Comasters Law Firm and Notary Public | Temporary Business (Long Stay) Visas
16697
portfolio_page-template-default,single,single-portfolio_page,postid-16697,ajax_fade,page_not_loaded,,qode-theme-ver-9.1.3,wpb-js-composer js-comp-ver-4.11.2.1,vc_responsive
 

Temporary Business (Long Stay) Visas

View as PDF

 

 

NOTE: The Subclass 457 Visa has been replaced by the TSS Visa (Subclass 482). See our recent article for more information.
Employers in Australia who intend to employ foreign workers need to apply for their employees, Temporary Business (Long Stay) Visas – Business Sponsorship (Subclass 457). These foreign employees must fit within nominated skilled positions and must be sponsored by their Australian employer on a temporary basis.

 

About the Subclass 457 Visa

The Subclass 457 Visa allows an overseas worker to work in Australia for a period of between three months and four years. The validity periods of the visa components when approved by the Department of Immigration and Citizenship (‘DIAC”) are:

  • Sponsorship – two years (or until the approved number of positions is filled, whichever is the earlier).
  • Nomination – 12 months.
  • Visa – Between three months and four years.

 

Employers

Employers can either be Australian or overseas businesses operating in Australia. There are several criteria that the employer must meet in order to be approved as a sponsor:

  • The employer must be lawfully operating a business that is actually and actively engaged in business activities.
  • The sponsor must be the direct employer of the employee.
  • The employer must have a good business record and abide by immigration laws.
  • The employment of skilled workers from overseas must benefit Australia.
  • The employer must demonstrate that their Australian business operations will either:
    • Introduce, use or create new business skills; or
    • Introduce, use or create new or improved technology; or
    • Have a satisfactory record of, or a demonstrated commitment towards training Australian citizens and Australian permanent residents.
  • An employer that has no formal operating base or representation in Australia may apply to bring employees to Australia to either:
    • Establish a branch or other business activity; or
    • Fulfill obligations for a contract or other business activity in Australia

 

The employer must nominate a position that:

  • Is full-time;
  • Meets all relevant Australian laws and award conditions;
  • Meets the minimum skills level; and
  • Meets the minimum salary level.

 

An employer in a regional area may be eligible for concessions relating to minimum salary and skill level requirements for the nominated position.

 

 

Employees

An employee sponsored under a Subclass 457 visa must meet all of the following requirements:

  • Sponsorship by an employer to fill a nominated position.
  • Possess skills, qualifications, experience and an employment background matching those required for the position.
  • Possess English language skills equivalent to an average band score of 4.5 across the 4 test components in an International English Language Testing System (IELTS) test, or higher where required.
  • Be eligible for any relevant licences or registration required for the nominated position.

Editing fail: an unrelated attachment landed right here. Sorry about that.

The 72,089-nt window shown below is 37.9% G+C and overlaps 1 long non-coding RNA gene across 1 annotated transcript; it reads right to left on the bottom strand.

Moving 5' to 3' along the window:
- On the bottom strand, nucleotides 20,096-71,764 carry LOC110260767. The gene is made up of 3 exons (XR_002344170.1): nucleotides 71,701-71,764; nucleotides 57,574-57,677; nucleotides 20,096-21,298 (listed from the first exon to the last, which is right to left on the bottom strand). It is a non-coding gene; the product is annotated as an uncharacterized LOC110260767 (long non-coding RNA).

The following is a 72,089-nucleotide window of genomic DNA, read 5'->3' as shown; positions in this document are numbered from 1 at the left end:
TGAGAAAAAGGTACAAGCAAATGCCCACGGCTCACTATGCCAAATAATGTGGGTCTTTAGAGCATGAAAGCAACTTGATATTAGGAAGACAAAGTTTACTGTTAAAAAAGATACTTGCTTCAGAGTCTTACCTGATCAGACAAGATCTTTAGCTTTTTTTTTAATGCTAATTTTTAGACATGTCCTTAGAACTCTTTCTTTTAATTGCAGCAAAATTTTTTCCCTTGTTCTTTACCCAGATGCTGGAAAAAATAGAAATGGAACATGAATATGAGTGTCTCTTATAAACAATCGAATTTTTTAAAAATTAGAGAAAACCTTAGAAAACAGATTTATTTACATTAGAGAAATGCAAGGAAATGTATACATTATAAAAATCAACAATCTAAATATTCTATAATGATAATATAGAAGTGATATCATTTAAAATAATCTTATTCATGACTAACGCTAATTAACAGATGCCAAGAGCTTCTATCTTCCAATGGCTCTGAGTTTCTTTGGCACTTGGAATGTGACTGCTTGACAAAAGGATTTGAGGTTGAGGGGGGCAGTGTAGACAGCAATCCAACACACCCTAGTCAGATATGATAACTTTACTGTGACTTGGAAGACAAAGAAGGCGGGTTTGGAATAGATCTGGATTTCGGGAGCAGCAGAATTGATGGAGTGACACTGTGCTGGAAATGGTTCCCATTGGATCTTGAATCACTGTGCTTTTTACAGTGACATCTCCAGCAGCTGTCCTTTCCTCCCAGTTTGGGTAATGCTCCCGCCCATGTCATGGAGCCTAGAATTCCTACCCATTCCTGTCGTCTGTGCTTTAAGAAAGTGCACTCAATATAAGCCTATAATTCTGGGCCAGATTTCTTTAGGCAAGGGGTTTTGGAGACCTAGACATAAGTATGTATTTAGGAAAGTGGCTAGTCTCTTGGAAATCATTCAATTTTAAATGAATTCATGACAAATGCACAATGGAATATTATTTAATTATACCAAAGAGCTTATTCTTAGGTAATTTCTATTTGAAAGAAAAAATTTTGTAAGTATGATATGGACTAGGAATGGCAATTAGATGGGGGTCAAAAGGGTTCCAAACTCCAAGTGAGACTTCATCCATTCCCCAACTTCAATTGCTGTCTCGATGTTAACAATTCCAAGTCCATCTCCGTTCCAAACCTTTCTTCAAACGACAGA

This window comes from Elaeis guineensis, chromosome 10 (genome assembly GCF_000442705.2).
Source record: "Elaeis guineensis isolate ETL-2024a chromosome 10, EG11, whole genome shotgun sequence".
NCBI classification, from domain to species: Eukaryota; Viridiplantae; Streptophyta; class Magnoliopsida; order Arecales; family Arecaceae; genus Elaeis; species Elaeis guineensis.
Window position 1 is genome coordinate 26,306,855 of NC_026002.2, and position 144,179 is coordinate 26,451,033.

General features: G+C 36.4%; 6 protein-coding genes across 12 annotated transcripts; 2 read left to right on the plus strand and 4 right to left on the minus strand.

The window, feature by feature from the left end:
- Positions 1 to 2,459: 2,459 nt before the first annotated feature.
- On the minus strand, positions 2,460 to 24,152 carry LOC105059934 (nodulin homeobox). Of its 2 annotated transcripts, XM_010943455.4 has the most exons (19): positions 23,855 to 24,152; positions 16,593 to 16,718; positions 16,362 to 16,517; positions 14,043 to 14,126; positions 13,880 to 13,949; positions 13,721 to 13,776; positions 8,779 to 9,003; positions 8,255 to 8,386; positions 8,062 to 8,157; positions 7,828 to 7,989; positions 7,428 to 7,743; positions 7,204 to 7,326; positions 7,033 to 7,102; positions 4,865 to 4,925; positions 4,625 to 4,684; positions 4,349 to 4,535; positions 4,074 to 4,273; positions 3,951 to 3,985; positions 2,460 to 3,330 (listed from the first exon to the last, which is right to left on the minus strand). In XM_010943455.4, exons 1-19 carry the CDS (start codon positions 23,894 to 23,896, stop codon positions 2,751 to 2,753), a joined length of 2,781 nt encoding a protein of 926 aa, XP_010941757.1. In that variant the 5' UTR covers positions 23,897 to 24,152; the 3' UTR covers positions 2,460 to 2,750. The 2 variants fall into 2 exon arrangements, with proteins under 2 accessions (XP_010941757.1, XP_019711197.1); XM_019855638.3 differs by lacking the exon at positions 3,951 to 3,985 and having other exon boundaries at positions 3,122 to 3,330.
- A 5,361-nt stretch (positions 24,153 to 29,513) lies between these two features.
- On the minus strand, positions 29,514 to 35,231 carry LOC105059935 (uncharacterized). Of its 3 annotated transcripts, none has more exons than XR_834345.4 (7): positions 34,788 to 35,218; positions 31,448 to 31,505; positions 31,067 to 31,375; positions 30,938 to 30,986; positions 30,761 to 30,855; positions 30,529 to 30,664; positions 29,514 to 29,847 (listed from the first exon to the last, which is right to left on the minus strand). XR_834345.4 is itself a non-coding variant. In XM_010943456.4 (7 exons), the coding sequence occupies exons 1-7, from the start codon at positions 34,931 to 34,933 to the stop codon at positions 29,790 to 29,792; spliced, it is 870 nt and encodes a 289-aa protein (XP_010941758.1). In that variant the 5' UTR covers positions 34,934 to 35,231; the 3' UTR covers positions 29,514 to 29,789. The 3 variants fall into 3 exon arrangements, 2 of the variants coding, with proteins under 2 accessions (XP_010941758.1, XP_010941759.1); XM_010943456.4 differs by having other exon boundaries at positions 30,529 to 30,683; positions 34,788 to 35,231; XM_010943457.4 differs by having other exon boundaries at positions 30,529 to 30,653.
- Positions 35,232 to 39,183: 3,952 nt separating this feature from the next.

• Demonstrate that they are to be paid at least the minimum salary level that applies at the time a decision is made on the visa.
  • Relevant health, character, and other general requirements.

 

Employer and employee obligations

If the sponsorship, nomination and visa applications are successful, employers and employees are required to meet certain obligations. At the time of the application, the Department of Immigration and Citizenship (“DIAC”) must be satisfied that the employer is able to meet sponsorship obligations for the employee and their accompanying family members. These obligations are summarised below.

 

The employer must:

  • Be responsible for costs. This includes:
    • Cost of return travel;
    • Medical or hospital expenses for relevant treatments in public hospitals; and
    • Costs to the Australian Government for money spent as a result of the employee’s stay in Australia.
  • Comply with immigration laws.
  • Cooperate with DIAC.
  • Comply with the terms of nomination, such as notifying DIAC of any change in the employee’s work location if the nomination approval is granted under conditions that the employee works in a particular location.
  • Comply with workplace relations laws.

 

The employee must also undertake to meet certain obligations. For example, an employee must notify DIAC of any change in their circumstances.

 

If the visa application for a temporary visa is approved, the employee must not:

  • Stop working for the employer who sponsored them;
  • Work in a different position other than the position nominated in the visa application; or
  • Work for another person or for themselves while working for the sponsor.

 

In the event that a sponsor ceases the employee’s employment, the employee must either:

  • Find another employer who is willing to sponsor them and apply for another visa;
  • Apply for another type of substantive visa; or
  • Leave Australia within 28 days.

 

Comasters is able to prepare comprehensive applications to the Department of Home Affairs on behalf of clients.

© Comasters September 2008.

 

Important: This is not advice. Clients should not act solely on the basis of the material contained in this paper. Our formal advice should be sought before acting on any aspect of the above information.